Computing Resources

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About Research Computing Support

The department of Mathematics & Statistics has full-time support for research computing through a support contract with the Research & High-Performance Computing Support group (a unit responsible to the VP Research & International Affairs).

Getting Help or Information

The best way to receive a prompt response to a question or problem is to send email to; any email that is not related to McMaster / RHPCS / Math & Stats computing-support work should not be sent to See the Computing Resources People page for more contact information.

What Support is Available?

The general mandate and range of services provided by RHPCS is described on the RHPCS web site. Specific services provided to the department of Mathematics & Statistics include:

  • departmental support server (web sites, email, file storage)
  • departmental compute servers (e.g. bayes)
  • daily backup of servers and workstations
  • setup and support of linux workstations for graduate students and post-doctoral fellows
  • workstation support for faculty and research staff (see Supported Systems below for details)

Support Priorities
or, How Important is My Request?

The Computing Committee and RHPCS management have agreed upon the following relative priorities for different sorts of requests, the principal concerns being the "the greatest good for the greatest number of researchers", the efficient use of analysts time, and meeting all reasonable expectations whenever possible.

Top Priority - Emergencies

  1. System failure on multi-user system in Mathematics & Statistics.
  2. System failure on multi-user system in another department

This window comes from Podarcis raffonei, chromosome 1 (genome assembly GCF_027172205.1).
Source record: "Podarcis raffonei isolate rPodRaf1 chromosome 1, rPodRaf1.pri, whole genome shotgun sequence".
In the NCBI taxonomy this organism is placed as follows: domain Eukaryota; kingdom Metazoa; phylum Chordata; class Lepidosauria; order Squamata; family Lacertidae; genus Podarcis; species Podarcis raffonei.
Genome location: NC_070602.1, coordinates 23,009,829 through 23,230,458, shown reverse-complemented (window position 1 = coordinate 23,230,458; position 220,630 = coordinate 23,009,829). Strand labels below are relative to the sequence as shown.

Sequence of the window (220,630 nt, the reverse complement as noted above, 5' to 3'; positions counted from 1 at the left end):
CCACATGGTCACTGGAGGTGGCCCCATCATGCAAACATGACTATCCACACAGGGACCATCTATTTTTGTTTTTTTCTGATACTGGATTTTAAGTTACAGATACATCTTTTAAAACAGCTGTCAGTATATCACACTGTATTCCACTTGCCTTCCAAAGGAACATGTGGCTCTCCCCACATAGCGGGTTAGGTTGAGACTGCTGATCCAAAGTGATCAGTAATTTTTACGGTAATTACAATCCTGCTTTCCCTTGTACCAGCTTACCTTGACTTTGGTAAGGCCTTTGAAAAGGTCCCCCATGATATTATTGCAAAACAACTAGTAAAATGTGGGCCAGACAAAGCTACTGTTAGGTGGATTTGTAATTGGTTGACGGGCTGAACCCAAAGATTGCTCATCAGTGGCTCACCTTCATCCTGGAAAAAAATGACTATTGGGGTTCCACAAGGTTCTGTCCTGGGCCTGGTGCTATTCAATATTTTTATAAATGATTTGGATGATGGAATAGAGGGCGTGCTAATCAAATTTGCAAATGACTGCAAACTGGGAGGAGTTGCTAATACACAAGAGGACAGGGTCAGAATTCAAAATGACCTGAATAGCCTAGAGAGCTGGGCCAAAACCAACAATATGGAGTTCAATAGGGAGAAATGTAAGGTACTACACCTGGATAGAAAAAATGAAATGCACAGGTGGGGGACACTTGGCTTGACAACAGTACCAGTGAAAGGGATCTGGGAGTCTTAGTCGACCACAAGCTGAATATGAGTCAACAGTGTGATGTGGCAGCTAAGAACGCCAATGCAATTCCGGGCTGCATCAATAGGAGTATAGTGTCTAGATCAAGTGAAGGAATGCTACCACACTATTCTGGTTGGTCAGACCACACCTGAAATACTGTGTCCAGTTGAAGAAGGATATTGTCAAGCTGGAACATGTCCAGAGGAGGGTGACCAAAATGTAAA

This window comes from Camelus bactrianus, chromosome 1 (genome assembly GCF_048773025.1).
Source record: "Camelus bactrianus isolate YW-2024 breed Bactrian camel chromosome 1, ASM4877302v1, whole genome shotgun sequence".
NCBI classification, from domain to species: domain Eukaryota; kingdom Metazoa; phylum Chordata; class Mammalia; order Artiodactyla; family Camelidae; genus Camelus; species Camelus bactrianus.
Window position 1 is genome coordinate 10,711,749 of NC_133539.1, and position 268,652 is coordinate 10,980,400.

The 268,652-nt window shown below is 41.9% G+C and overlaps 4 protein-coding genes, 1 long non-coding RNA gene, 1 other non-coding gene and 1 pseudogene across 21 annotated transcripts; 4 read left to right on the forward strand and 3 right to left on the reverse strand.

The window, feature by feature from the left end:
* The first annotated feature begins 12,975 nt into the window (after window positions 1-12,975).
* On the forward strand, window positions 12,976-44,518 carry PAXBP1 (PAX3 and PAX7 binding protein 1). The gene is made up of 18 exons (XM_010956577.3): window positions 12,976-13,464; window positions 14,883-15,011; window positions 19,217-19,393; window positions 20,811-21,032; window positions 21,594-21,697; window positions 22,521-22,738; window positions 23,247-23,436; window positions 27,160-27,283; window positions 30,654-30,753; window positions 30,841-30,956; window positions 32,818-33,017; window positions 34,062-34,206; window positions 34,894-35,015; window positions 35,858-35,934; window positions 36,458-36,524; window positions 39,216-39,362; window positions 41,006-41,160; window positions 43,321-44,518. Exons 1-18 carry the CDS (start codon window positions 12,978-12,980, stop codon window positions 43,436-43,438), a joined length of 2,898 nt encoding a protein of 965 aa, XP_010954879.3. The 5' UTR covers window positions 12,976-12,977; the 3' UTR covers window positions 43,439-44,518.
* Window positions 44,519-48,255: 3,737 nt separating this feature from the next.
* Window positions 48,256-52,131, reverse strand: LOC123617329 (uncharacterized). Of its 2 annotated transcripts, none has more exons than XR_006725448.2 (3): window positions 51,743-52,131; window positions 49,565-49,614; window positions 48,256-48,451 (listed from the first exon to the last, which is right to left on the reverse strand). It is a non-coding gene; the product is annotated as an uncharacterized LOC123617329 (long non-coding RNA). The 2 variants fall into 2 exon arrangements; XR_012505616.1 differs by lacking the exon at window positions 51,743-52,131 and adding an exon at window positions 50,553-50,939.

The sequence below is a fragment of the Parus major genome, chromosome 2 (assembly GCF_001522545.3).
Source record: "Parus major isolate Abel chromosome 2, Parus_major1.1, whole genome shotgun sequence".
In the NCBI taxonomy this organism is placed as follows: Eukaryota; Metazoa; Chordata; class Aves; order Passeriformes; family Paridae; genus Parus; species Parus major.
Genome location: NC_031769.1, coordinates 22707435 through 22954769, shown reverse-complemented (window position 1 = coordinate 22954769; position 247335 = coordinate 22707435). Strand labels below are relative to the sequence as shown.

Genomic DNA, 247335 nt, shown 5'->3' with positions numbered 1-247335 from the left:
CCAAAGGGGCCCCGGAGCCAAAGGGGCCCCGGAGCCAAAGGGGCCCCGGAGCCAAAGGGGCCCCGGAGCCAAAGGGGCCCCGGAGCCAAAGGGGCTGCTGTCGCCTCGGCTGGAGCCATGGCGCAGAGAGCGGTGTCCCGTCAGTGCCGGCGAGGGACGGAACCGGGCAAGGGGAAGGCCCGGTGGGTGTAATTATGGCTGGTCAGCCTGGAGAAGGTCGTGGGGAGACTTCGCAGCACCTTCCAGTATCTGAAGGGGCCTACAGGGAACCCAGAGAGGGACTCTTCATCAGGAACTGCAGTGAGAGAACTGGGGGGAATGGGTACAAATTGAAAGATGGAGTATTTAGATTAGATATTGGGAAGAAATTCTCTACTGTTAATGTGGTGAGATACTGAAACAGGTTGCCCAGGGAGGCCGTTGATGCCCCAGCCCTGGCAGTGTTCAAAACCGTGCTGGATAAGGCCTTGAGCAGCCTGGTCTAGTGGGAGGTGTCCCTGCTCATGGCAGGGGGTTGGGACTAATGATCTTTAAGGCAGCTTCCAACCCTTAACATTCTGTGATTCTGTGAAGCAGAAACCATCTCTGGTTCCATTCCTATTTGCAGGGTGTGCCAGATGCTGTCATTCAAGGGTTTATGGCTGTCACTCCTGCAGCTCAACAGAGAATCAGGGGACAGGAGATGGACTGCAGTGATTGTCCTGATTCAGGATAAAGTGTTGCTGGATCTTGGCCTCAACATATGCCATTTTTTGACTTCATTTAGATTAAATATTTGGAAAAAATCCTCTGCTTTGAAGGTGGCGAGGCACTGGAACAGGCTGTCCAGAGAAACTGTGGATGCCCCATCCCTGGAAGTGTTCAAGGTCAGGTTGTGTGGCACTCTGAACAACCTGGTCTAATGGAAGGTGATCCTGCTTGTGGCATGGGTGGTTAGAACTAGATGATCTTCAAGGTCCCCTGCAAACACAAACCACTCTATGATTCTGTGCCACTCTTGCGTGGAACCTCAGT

if no other analyst is available.
  3. System failure on desktop system in Mathematics & Statistics.
  4. System failure on desktop system in another department
    if no other analyst is available.
  5. Patching of high-risk security holes.
  6. Printer problems.

Non-Emergency Work

  1. Requests which can be taken care of in a minute or two.
  2. Account administration.
  3. Set up of new systems.
  4. System updates deemed important by the analysts.
  5. Work which benefits many researchers (e.g. "upgrade Maple on spruce").
  6. Work which removes an obstacle to progress of one or more researchers (e.g. "I can't compile the program on which my thesis depends without, and I can't find libfoo").

The first item on the list above has a corollary: any non-emergency request, no matter how important to a researcher or group, may be deferred or even dropped if it takes too much time. The researchers involved and possibly the computing committee will be consulted before such a decision is made.

Supported Systems

In the interests of efficiency, not all operating systems are supported to the same degree, though some level of support will be offered to any operating system required by a research project. The operating systems below are ranked from "best supported" to "least supported" based on a combination of the ease of administration, parsimony, the analysts' familiarity with them, the stability and security of the OS, and the popularity of the OS with researchers in the department.

  1. Mageia and Mandriva linux
  2. Mac OS 10.5+
  3. Other linux distributions
  4. Other unix variants
  5. Windows 7 Professional and XP Professional

About Windows Support

One may well wonder why the most popular operating systems are at the bottom of the list. The principle reason is that Windows workstations cannot be administered and kept secure and up-to-date remotely in the same way that unix (e.g. linux and OS X) workstations can be, which makes them relatively expensive to support. Windows users are expected to maintain their own systems, install their own software, and keep on top of system and anti-virus updates; Jason Baker is available for advice and help with unusual problems.